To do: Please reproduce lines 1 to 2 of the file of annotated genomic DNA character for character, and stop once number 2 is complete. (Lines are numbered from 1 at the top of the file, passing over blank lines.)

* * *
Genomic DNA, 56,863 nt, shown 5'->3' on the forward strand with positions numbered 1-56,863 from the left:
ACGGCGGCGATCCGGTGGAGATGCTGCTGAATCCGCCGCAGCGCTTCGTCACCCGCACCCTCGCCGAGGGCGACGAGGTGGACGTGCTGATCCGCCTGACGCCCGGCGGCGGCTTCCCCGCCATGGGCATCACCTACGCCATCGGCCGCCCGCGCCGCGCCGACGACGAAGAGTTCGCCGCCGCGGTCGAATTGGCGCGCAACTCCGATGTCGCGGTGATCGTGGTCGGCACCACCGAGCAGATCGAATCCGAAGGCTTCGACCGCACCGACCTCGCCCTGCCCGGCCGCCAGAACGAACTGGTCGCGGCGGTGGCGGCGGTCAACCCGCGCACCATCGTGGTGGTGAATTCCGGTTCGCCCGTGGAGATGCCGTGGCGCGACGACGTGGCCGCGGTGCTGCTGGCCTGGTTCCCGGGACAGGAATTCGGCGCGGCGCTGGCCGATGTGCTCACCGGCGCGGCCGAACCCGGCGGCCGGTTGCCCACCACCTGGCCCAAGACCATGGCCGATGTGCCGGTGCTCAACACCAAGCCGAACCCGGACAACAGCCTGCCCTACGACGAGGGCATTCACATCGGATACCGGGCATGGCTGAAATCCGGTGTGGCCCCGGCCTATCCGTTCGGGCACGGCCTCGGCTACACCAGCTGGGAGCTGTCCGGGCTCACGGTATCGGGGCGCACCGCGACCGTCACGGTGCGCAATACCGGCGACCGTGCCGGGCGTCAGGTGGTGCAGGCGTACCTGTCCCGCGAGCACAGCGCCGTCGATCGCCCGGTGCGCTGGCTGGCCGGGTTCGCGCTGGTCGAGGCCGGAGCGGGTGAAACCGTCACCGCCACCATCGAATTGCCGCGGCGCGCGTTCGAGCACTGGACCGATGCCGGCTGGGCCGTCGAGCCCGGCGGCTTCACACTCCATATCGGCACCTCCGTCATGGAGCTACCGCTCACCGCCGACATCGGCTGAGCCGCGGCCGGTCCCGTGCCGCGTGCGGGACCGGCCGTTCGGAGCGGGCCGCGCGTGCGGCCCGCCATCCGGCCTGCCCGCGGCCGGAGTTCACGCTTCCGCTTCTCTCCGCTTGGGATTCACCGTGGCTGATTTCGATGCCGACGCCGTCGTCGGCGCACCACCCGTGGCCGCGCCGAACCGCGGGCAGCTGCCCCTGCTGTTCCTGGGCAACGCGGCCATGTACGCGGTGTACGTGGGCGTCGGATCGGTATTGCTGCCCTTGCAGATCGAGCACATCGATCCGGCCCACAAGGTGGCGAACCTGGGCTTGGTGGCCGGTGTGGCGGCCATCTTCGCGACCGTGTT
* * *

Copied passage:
Genomic DNA, 56,863 nt, shown 5'->3' on the forward strand with positions numbered 1-56,863 from the left:
ACGGCGGCGATCCGGTGGAGATGCTGCTGAATCCGCCGCAGCGCTTCGTCACCCGCACCCTCGCCGAGGGCGACGAGGTGGACGTGCTGATCCGCCTGACGCCCGGCGGCGGCTTCCCCGCCATGGGCATCACCTACGCCATCGGCCGCCCGCGCCGCGCCGACGACGAAGAGTTCGCCGCCGCGGTCGAATTGGCGCGCAACTCCGATGTCGCGGTGATCGTGGTCGGCACCACCGAGCAGATCGAATCCGAAGGCTTCGACCGCACCGACCTCGCCCTGCCCGGCCGCCAGAACGAACTGGTCGCGGCGGTGGCGGCGGTCAACCCGCGCACCATCGTGGTGGTGAATTCCGGTTCGCCCGTGGAGATGCCGTGGCGCGACGACGTGGCCGCGGTGCTGCTGGCCTGGTTCCCGGGACAGGAATTCGGCGCGGCGCTGGCCGATGTGCTCACCGGCGCGGCCGAACCCGGCGGCCGGTTGCCCACCACCTGGCCCAAGACCATGGCCGATGTGCCGGTGCTCAACACCAAGCCGAACCCGGACAACAGCCTGCCCTACGACGAGGGCATTCACATCGGATACCGGGCATGGCTGAAATCCGGTGTGGCCCCGGCCTATCCGTTCGGGCACGGCCTCGGCTACACCAGCTGGGAGCTGTCCGGGCTCACGGTATCGGGGCGCACCGCGACCGTCACGGTGCGCAATACCGGCGACCGTGCCGGGCGTCAGGTGGTGCAGGCGTACCTGTCCCGCGAGCACAGCGCCGTCGATCGCCCGGTGCGCTGGCTGGCCGGGTTCGCGCTGGTCGAGGCCGGAGCGGGTGAAACCGTCACCGCCACCATCGAATTGCCGCGGCGCGCGTTCGAGCACTGGACCGATGCCGGCTGGGCCGTCGAGCCCGGCGGCTTCACACTCCATATCGGCACCTCCGTCATGGAGCTACCGCTCACCGCCGACATCGGCTGAGCCGCGGCCGGTCCCGTGCCGCGTGCGGGACCGGCCGTTCGGAGCGGGCCGCGCGTGCGGCCCGCCATCCGGCCTGCCCGCGGCCGGAGTTCACGCTTCCGCTTCTCTCCGCTTGGGATTCACCGTGGCTGATTTCGATGCCGACGCCGTCGTCGGCGCACCACCCGTGGCCGCGCCGAACCGCGGGCAGCTGCCCCTGCTGTTCCTGGGCAACGCGGCCATGTACGCGGTGTACGTGGGCGTCGGATCGGTATTGCTGCCCTTGCAGATCGAGCACATCGATCCGGCCCACAAGGTGGCGAACCTGGGCTTGGTGGCCGGTGTGGCGGCCATCTTCGCGACCGTGTT